The Charter of Edward I confirming the privileges of Cambridge University was issued on February 6, 1292. The document is written in small, concise, and consistent text across the length of the page, in a text with prominent ascenders and descenders, and maybe capital letters as well. The charter itself is not in the best condition, due to numerous losses at the top and bottom of the page. However, the seal and tassel attached to the document are still in tact. The metal seal appears to have a seated man in robes, but pieces are missing and there is corrosion so it is difficult to tell. What is unique about this particular charter is that it contains one of the earliest known examples of illumination produced in Cambridge. The decorative initial E appears to be the first letter in Edward. It depicts the monarch presenting the charter to a doctor of civil law, a doctor of canon law, and two kneeling doctors of theology, all dressed in their respective academic robes.
Why is this small bit of illumination causing such a fuss? There are a ton of illuminated manuscripts that came before the charter, and after as well? The answer is complicated and really awesome. Universities such as those in Oxford, Cambridge, Paris, and Bologna were founded in the late 12th century, and with the emergence of so many institutions, the demand for academic books increased. These universities became important hubs for manuscript production (as opposed to scriptoriums or monasteries). As you can imagine, on a student budget, illuminated manuscripts were expensive and unnecessary and sort of impractical. However, for the students and scholars that could afford illuminated manuscripts, the texts that were commissioned would most likely have been copies of legal and theological texts and popular encyclopedias. So yes, there were illuminated manuscripts produced at the time, but then the Reformation happened.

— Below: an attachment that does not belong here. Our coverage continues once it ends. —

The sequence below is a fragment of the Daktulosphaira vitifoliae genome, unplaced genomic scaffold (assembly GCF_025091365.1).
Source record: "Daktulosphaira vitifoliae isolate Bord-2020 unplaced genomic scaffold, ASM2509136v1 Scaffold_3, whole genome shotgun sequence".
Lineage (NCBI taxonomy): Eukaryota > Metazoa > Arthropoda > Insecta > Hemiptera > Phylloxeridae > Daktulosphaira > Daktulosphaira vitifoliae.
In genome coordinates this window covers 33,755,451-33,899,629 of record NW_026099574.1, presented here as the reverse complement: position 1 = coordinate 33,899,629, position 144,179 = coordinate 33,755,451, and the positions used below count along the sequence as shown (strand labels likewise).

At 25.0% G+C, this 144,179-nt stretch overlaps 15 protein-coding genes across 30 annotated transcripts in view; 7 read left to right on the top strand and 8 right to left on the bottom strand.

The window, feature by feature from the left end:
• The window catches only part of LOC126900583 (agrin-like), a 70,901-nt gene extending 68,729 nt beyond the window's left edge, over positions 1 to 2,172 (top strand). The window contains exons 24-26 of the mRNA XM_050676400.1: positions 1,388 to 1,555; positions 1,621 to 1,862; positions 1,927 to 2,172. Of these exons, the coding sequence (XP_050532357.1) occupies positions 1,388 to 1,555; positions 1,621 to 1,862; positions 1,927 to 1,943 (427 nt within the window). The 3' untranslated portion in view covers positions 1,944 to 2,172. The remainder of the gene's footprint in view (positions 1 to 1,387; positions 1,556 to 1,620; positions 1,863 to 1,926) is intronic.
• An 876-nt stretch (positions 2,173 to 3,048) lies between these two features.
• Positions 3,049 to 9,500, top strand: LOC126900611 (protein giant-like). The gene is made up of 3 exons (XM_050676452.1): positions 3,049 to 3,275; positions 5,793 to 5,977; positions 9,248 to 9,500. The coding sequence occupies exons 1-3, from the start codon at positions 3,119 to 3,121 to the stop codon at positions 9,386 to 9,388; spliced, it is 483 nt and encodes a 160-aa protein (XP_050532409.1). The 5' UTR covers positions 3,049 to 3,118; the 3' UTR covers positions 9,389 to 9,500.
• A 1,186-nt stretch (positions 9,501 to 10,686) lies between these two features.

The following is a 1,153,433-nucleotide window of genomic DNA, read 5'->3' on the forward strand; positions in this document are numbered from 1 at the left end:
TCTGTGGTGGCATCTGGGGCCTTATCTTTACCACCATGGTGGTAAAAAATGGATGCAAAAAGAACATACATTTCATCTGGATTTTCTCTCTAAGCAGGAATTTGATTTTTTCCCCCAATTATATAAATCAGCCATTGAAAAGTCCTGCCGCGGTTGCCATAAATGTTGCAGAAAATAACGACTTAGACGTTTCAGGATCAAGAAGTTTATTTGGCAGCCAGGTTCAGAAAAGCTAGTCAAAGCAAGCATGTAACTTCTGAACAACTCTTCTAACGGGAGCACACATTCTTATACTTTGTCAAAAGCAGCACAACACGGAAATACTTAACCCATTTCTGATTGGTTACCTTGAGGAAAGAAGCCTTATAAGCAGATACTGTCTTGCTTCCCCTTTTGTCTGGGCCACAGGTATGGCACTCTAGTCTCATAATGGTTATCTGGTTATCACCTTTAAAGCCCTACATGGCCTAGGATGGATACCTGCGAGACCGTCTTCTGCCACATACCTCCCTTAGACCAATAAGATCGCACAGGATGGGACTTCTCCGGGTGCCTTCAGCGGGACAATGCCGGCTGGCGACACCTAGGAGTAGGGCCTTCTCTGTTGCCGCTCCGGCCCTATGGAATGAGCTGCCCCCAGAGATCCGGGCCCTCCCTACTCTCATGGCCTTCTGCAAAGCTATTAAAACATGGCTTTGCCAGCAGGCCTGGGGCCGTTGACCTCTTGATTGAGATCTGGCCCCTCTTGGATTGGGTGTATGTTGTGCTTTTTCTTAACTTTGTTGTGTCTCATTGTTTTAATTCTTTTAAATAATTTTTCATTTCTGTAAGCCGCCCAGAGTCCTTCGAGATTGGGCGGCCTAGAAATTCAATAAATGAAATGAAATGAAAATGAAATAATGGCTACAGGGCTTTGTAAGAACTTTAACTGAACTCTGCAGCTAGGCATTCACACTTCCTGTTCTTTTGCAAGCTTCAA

Fast-forward three hundred years. The Reformation occurred in the 16th century during the Tudor reign. King Henry VIII decided to get rid of his first wife, Catherine of Aragon, after she failed to produce a male heir. Luckily for Anne Boleyn, she was Catherine’s successor, but unlike Catherine, the king did not divorce her when he decided to marry Jane Seymour. She lost her head, but such is the fate of King Henry’s other 67 wives. I digress. The Roman Catholic Church did not recognize divorce; the only way for one to remarry was if their previous spouse was dead. Henry did not want to be excommunicated by the Pope, or have his soul go to Hell. In short, the Pope did not allow Henry to get divorced, even though Henry requested Papal Dispensation. This made Henry angry, so he made the Archbishop of Canterbury grant him one, he subsequently went off the deep end broke away from the Church completely. Henry VIII established himself as the new head of church in Protestant England. There were also numerous injustices that the Catholic Church committed against the people of England, so perhaps this wasn’t completely selfish on Henry VIII part.
Returning to the charter, a majority of the students at Cambridge during the 13th century focused on divinity, canon and civil law, and medicine. The Reformation caused many of the texts from this time to become obsolete. Fortunately, foundation charters and official documents of the university remain, and provide insightful evidence on the practice of illumination in Cambridge from this period. The charters and documents also provide insight into how academics were treated by successive monarchs.